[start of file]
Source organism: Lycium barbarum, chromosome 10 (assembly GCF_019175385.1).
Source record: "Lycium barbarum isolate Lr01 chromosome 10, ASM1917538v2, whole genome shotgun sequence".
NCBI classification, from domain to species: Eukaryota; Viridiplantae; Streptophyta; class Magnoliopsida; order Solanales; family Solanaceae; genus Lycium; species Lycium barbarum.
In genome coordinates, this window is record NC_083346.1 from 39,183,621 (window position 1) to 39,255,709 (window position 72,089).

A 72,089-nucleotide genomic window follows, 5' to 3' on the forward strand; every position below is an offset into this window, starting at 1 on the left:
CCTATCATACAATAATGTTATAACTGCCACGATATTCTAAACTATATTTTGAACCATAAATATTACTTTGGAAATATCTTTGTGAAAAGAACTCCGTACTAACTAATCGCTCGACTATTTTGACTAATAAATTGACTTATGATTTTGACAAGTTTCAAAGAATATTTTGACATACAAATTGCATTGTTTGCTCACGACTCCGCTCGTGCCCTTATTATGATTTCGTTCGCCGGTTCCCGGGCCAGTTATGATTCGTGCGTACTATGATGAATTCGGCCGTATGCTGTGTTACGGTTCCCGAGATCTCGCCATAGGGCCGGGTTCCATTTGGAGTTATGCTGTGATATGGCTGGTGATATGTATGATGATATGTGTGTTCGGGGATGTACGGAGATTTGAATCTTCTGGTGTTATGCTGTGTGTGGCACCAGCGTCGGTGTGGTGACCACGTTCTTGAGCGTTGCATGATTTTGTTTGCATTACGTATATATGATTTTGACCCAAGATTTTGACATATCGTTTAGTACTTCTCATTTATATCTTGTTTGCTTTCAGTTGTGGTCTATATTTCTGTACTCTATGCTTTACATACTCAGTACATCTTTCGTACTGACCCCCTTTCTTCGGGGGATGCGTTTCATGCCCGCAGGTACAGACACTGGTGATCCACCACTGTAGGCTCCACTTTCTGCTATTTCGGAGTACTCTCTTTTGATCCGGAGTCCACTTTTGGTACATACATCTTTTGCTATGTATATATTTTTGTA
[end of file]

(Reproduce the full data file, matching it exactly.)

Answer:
Source organism: Lycium barbarum, chromosome 10 (assembly GCF_019175385.1).
Source record: "Lycium barbarum isolate Lr01 chromosome 10, ASM1917538v2, whole genome shotgun sequence".
NCBI classification, from domain to species: Eukaryota; Viridiplantae; Streptophyta; class Magnoliopsida; order Solanales; family Solanaceae; genus Lycium; species Lycium barbarum.
In genome coordinates, this window is record NC_083346.1 from 39,183,621 (window position 1) to 39,255,709 (window position 72,089).

A 72,089-nucleotide genomic window follows, 5' to 3' on the forward strand; every position below is an offset into this window, starting at 1 on the left:
CCTATCATACAATAATGTTATAACTGCCACGATATTCTAAACTATATTTTGAACCATAAATATTACTTTGGAAATATCTTTGTGAAAAGAACTCCGTACTAACTAATCGCTCGACTATTTTGACTAATAAATTGACTTATGATTTTGACAAGTTTCAAAGAATATTTTGACATACAAATTGCATTGTTTGCTCACGACTCCGCTCGTGCCCTTATTATGATTTCGTTCGCCGGTTCCCGGGCCAGTTATGATTCGTGCGTACTATGATGAATTCGGCCGTATGCTGTGTTACGGTTCCCGAGATCTCGCCATAGGGCCGGGTTCCATTTGGAGTTATGCTGTGATATGGCTGGTGATATGTATGATGATATGTGTGTTCGGGGATGTACGGAGATTTGAATCTTCTGGTGTTATGCTGTGTGTGGCACCAGCGTCGGTGTGGTGACCACGTTCTTGAGCGTTGCATGATTTTGTTTGCATTACGTATATATGATTTTGACCCAAGATTTTGACATATCGTTTAGTACTTCTCATTTATATCTTGTTTGCTTTCAGTTGTGGTCTATATTTCTGTACTCTATGCTTTACATACTCAGTACATCTTTCGTACTGACCCCCTTTCTTCGGGGGATGCGTTTCATGCCCGCAGGTACAGACACTGGTGATCCACCACTGTAGGCTCCACTTTCTGCTATTTCGGAGTACTCTCTTTTGATCCGGAGTCCACTTTTGGTACATACATCTTTTGCTATGTATATATTTTTGTA